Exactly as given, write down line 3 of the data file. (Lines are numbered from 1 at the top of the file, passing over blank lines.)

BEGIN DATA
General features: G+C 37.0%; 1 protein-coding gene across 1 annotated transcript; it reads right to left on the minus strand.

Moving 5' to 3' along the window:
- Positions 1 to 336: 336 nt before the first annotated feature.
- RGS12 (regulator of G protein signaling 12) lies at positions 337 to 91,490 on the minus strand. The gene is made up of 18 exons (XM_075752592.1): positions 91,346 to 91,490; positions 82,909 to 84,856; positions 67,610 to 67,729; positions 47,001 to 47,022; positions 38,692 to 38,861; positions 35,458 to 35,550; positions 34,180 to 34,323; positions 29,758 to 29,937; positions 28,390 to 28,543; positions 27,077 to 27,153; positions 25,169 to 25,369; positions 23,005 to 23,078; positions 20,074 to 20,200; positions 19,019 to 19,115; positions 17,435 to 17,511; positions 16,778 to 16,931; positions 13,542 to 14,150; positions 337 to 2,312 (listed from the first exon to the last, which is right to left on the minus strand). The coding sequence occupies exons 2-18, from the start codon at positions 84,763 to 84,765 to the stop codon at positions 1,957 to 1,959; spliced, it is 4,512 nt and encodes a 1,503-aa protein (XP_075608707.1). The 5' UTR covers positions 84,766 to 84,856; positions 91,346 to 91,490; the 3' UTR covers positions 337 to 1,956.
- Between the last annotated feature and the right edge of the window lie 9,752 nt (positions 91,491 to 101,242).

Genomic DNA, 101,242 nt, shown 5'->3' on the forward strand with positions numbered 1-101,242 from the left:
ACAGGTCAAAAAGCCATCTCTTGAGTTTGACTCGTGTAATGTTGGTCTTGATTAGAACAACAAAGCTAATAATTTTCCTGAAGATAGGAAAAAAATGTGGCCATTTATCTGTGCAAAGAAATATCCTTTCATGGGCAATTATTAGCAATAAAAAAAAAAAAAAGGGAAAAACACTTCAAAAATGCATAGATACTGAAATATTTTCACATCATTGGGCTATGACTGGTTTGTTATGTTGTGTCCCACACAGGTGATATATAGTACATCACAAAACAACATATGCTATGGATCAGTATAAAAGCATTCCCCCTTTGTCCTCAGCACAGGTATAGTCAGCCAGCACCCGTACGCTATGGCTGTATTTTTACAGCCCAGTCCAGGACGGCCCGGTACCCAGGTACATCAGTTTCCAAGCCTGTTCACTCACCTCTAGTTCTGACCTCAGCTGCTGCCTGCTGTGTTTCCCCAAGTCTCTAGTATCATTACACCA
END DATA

- Positions 1 to 336: 336 nt before the first annotated feature.